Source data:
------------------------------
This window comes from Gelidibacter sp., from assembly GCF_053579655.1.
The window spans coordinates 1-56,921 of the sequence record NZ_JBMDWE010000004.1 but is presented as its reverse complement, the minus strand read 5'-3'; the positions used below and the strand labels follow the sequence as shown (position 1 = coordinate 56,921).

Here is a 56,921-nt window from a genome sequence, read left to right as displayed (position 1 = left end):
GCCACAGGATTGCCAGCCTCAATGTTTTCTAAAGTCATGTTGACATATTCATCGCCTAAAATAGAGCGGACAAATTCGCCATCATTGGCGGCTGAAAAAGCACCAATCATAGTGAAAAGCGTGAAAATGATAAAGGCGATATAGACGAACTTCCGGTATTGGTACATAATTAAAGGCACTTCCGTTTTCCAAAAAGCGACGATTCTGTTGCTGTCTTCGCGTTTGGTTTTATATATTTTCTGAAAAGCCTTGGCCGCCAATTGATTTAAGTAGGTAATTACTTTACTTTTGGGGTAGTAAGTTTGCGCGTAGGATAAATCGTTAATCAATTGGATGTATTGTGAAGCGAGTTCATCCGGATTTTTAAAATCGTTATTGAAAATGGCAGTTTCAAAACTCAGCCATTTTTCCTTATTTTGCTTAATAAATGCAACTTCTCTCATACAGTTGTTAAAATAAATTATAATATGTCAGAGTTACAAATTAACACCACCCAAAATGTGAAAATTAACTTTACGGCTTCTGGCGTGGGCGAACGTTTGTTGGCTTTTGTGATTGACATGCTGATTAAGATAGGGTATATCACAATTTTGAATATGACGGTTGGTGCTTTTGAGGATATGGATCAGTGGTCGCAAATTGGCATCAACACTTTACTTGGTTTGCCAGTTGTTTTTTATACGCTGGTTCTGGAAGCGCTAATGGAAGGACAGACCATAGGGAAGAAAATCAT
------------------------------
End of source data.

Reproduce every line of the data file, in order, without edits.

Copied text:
This window comes from Gelidibacter sp., from assembly GCF_053579655.1.
The window spans coordinates 1-56,921 of the sequence record NZ_JBMDWE010000004.1 but is presented as its reverse complement, the minus strand read 5'-3'; the positions used below and the strand labels follow the sequence as shown (position 1 = coordinate 56,921).

Here is a 56,921-nt window from a genome sequence, read left to right as displayed (position 1 = left end):
GCCACAGGATTGCCAGCCTCAATGTTTTCTAAAGTCATGTTGACATATTCATCGCCTAAAATAGAGCGGACAAATTCGCCATCATTGGCGGCTGAAAAAGCACCAATCATAGTGAAAAGCGTGAAAATGATAAAGGCGATATAGACGAACTTCCGGTATTGGTACATAATTAAAGGCACTTCCGTTTTCCAAAAAGCGACGATTCTGTTGCTGTCTTCGCGTTTGGTTTTATATATTTTCTGAAAAGCCTTGGCCGCCAATTGATTTAAGTAGGTAATTACTTTACTTTTGGGGTAGTAAGTTTGCGCGTAGGATAAATCGTTAATCAATTGGATGTATTGTGAAGCGAGTTCATCCGGATTTTTAAAATCGTTATTGAAAATGGCAGTTTCAAAACTCAGCCATTTTTCCTTATTTTGCTTAATAAATGCAACTTCTCTCATACAGTTGTTAAAATAAATTATAATATGTCAGAGTTACAAATTAACACCACCCAAAATGTGAAAATTAACTTTACGGCTTCTGGCGTGGGCGAACGTTTGTTGGCTTTTGTGATTGACATGCTGATTAAGATAGGGTATATCACAATTTTGAATATGACGGTTGGTGCTTTTGAGGATATGGATCAGTGGTCGCAAATTGGCATCAACACTTTACTTGGTTTGCCAGTTGTTTTTTATACGCTGGTTCTGGAAGCGCTAATGGAAGGACAGACCATAGGGAAGAAAATCAT